|Chemical name||Ammonium polyphosphate (with synergists)|
|H phrases according to GHS Labelling||none|
Suppliers / trade names (pinfa member companies)
|Thor||Aflammit® PPN range|
|Clariant||Exolit® AP 7xx|
|Budenheim||Budit® 6 series|
|Foams||PUR flexible foam||Applicable|
|PUR Rigid foam||Applicable|
|Rubbers/Elastomers||Could be applied|
|Hot melts||Could be applied|
|Latex/adhesives||Could be applied|
|Vinyl esters||Could be applied|
|Acrylic resins||Could be applied|
|Wire and cables||PE/EVA||Applicable|
|Others||Paper/Wood||Could be applied|
When ammonium polyphosphate is combined with other suitable chemical ingredients, the fire retardant effect in the matrix and/or processability during the manufacturing process can be greatly improved.
For example, when combined with polyol-components and spumific (foaming) agents (e.g. melamine and its derivatives) an intumescent system can be formed. The addition of inorganic additives can further improve the char stability. The resultant carbonaceous char helps to shield the underlying polymer from attack by oxygen and radiant heat therefore preventing the pyrolysis of the substrate.
Combination with gas-phase active flame retardants
Besides the dilution of flammable gases by emitting ammonia and promoting the dehydration of the polymer matrix, ammonium polyphosphate is mostly active in the condensed phase. Therefore, the combination with a gas-phase active flame retardants can be beneficial to prohibit radical chain reactions of emitted pyrolysis gases. Examples for those species are phosphinates, inorganic hypophosphites, DOPO(-derivatives) and red phosphorus.
Combination with ablative flame retardants
While APP promotes the generation of water due to its own acidity, this effect can be enhanced by the combination with ablative flame retardants. Widely used components are metal hydroxides and oxides like ATH, MDH, boehmite, ZnO, B2O3 etc.). The hydroxy components react with protons to release water in an early state. However, the metals remain in the char and form highly temperature stable (pyro)phosphates increasing the char stability and therefore protecting the underlying polymer matrix more efficiently.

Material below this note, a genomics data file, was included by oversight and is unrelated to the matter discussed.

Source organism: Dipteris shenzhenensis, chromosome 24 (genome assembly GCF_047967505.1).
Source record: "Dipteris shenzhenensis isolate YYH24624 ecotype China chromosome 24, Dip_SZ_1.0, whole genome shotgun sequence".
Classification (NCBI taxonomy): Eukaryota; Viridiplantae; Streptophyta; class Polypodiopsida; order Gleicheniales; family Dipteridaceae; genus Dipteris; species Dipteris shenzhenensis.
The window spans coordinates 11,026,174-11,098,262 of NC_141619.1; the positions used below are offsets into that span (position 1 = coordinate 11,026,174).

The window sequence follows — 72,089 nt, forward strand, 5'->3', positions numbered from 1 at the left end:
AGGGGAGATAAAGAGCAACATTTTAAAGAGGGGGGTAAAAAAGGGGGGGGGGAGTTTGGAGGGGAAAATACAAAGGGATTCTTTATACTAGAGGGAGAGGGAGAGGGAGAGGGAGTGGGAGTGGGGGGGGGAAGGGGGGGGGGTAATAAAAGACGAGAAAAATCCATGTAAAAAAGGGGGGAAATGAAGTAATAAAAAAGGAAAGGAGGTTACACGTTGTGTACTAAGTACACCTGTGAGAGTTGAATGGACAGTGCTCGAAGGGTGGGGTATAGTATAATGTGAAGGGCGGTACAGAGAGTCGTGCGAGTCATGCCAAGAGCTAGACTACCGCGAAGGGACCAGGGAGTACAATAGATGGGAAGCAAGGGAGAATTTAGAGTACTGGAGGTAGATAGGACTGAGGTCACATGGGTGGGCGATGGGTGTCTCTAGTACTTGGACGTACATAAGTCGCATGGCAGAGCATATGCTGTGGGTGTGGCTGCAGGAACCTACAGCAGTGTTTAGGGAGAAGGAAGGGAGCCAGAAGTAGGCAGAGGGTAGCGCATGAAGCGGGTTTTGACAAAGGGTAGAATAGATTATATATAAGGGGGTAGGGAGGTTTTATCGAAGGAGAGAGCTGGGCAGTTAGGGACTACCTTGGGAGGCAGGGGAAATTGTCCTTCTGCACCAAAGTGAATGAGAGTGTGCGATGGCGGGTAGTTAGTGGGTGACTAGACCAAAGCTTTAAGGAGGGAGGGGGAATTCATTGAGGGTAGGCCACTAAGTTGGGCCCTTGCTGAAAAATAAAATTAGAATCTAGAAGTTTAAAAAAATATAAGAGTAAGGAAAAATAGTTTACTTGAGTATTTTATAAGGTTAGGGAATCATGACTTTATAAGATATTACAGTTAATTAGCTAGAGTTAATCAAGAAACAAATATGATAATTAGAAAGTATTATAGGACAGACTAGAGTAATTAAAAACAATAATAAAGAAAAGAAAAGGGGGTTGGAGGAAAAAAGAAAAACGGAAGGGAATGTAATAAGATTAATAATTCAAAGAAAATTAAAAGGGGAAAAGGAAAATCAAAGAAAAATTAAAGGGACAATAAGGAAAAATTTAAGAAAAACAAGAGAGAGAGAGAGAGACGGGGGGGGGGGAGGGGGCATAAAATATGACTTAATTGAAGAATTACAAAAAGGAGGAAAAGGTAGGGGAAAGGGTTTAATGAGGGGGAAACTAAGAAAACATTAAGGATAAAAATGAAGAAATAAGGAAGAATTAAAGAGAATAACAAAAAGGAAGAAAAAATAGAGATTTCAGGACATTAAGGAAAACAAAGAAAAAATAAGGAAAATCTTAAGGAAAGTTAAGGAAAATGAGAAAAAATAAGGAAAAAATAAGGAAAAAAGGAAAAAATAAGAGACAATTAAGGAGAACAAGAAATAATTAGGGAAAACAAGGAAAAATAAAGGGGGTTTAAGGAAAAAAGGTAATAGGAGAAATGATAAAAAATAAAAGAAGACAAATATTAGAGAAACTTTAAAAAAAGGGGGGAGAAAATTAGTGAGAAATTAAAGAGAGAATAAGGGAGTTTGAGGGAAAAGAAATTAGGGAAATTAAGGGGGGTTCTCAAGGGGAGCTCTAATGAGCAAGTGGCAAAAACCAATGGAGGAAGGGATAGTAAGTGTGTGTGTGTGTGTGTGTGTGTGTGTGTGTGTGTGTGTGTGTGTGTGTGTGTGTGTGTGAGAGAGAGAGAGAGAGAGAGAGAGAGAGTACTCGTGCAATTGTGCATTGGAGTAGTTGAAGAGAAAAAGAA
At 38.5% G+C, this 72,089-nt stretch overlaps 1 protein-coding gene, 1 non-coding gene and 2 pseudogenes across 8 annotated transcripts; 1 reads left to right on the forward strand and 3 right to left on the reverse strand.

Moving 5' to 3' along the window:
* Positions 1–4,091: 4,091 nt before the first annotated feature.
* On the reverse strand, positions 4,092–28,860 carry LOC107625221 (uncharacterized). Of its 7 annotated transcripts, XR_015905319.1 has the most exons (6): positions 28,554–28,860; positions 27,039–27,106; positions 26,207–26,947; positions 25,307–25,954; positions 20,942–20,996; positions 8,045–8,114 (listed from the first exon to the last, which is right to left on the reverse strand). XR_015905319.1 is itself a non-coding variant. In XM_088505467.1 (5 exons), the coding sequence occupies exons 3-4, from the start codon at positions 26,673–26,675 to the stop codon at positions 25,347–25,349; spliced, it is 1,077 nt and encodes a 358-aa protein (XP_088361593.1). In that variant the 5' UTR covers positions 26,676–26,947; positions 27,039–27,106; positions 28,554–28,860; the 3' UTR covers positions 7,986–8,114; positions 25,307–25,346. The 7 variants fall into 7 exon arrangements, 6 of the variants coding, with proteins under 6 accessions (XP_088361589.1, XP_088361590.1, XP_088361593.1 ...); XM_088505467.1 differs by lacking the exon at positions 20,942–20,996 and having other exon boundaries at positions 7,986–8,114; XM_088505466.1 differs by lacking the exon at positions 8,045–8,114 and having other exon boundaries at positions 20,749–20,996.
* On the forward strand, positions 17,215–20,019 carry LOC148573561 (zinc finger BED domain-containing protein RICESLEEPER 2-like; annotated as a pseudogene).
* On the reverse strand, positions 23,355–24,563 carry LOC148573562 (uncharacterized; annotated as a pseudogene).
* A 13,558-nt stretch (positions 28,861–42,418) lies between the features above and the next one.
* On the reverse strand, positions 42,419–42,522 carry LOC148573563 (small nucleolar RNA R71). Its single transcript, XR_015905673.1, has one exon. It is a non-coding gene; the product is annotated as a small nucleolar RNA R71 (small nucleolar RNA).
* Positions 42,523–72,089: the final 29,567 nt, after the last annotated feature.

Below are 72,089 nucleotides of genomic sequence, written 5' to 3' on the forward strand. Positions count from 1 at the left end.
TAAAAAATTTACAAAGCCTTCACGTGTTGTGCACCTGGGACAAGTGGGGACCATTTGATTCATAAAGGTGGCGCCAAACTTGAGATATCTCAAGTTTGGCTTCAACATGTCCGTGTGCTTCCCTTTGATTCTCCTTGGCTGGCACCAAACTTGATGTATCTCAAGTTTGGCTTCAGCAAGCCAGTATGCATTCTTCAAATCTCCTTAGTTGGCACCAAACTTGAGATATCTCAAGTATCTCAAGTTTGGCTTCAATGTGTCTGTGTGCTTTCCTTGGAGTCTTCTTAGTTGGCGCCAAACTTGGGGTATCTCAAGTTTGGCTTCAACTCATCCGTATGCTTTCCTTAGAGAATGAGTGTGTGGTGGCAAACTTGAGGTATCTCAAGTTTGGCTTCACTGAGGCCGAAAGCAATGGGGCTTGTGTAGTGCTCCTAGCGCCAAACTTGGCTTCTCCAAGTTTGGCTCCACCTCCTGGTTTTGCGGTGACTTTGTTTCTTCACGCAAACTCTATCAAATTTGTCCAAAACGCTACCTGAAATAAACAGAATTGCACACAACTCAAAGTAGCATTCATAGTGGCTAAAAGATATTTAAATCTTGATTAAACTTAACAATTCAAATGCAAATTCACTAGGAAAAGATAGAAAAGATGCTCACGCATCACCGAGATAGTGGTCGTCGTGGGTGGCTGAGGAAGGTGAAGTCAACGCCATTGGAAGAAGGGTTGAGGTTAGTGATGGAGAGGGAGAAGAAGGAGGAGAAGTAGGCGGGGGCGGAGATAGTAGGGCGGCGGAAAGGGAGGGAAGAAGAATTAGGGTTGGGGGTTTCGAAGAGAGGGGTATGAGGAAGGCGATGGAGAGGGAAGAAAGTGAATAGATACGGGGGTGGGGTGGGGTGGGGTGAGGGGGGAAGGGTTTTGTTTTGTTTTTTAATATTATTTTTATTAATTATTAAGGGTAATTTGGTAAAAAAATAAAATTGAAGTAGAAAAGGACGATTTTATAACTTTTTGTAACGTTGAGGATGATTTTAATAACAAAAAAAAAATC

Combination with processing agents
The processability of polymers is of high importance to achieve a maximum in throughput and time-efficiency, striving to an optimized cost-efficiency. It is obvious that certain filler-type materials like ammonium polyphosphate can aggravate and in the worst case prohibit the manufacturing process of FR-equipped matrices.
To overcome processing issues, like reduced throughput, worse mechanical stability, reduced processing temperatures etc., ammonium polyphosphate can be coated and/or combined with suitable processing aids.
Salmeia KA, Fage J, Liang S, Gaan S: An Overview of Mode of Action and Analytical Methods for Evaluation of Gas Phase Activities of Flame Retardants, Polymers 2015, 7, 504-526; doi:10.3390/polym7030504